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    Here is the first swichback I had to do. I wish I could have planned it better but I couldn't see anything because of the brush and didn't know which direction I was going to go when I got there. I had to crawl on my knees and gues where to go next. The big manual B&E blade is too much work to adjust for the fine detail around the switchback. It is better I wait till I can get my middie excavator in there.
     

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  13. lantraxco

    lantraxco Senior Member

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    Looks good to my untrained eye. You can see why that country burns so hot when it catches fire, that brush is terrible!
     
  14. Willie B

    Willie B Senior Member

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    An old logger told me a tilt blade is a waste of money. Just back up onto a rock before you push. I haven't tried it.

    Willie
     
  15. lantraxco

    lantraxco Senior Member

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    I have. Carrying that rock around got pretty tiring, I went for the tilt blade. :cool:
     
  16. Trashman

    Trashman Well-Known Member

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    :falldownlaugh
     
  17. Scrub Puller

    Scrub Puller Senior Member

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    Yair . . .

    I dunno about a waste of money there Willie B I reckon hydraulic tilt was one of the biggest dozer innovations I experienced . . . even more significant than powershift.

    Given the choice I would take a direct drive with hydraulic tilt over a manual tilt powershift every time. I have never experienced a PAT blade but I don't think I would be comfortable with the apparent fragility of the system.

    In the days before integrated rippers backing up onto a log, rock, or scratched together dirt was the only way to tilt the tractor to get the corner of the blade into the ground and, consequently, there was a generation of operators who knew nothing but side cutting.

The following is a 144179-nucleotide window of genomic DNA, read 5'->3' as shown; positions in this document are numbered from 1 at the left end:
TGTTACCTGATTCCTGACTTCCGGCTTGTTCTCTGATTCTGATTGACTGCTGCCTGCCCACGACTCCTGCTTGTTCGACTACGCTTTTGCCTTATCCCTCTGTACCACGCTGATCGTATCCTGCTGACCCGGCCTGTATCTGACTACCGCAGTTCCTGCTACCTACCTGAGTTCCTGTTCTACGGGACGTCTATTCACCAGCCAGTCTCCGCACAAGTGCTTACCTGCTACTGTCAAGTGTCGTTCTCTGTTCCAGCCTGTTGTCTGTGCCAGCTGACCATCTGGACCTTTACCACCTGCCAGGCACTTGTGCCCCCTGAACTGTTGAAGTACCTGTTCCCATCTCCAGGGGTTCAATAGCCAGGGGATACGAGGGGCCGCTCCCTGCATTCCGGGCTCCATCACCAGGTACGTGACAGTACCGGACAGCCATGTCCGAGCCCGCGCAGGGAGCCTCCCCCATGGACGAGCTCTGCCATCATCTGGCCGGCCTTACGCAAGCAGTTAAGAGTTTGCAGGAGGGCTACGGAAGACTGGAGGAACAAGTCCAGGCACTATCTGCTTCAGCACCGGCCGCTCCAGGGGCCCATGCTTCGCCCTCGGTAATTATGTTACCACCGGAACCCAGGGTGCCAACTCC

As evidenced by the sometimes spirited discussions a few years back it has/is taking some time to alter.

    Cheers.
     
  18. StanRUS

    StanRUS Senior Member

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    Just when you've got all figured out; Mr. Fish&Game shows up to rain on your party! Deverting too much water from a seasonal creek, some type of insect will go extinct..
     
  19. old-iron-habit

    old-iron-habit Senior Member

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    Just a couple simple words of advice. Your road looks good. You will have the oppurtunity to cut it further into the bank after you get it roughed in if needed. If your dozer has a seat belt, use it. If not install one, it appears that you have a decent canopy to protect you. If you do start sliding down, keep some power on, and turn downhill. You chances of rolling will be substantually less.

    I agree with Scrub, I would rather have power tilt with direct drive over a manual tilt with power shift any day. I guess thats why I have power tilt on my old cable 9U-D6.
     
  20. Scrub Puller

    Scrub Puller Senior Member

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    Yair . . .

    Gotcha old-iron-habit. A direct drive D7 with hydraulic rippers and a manual angle string blade with a front mounted winch and hydraulic foot operated tilt was the nicest tractor I ever ran.

    Cheers.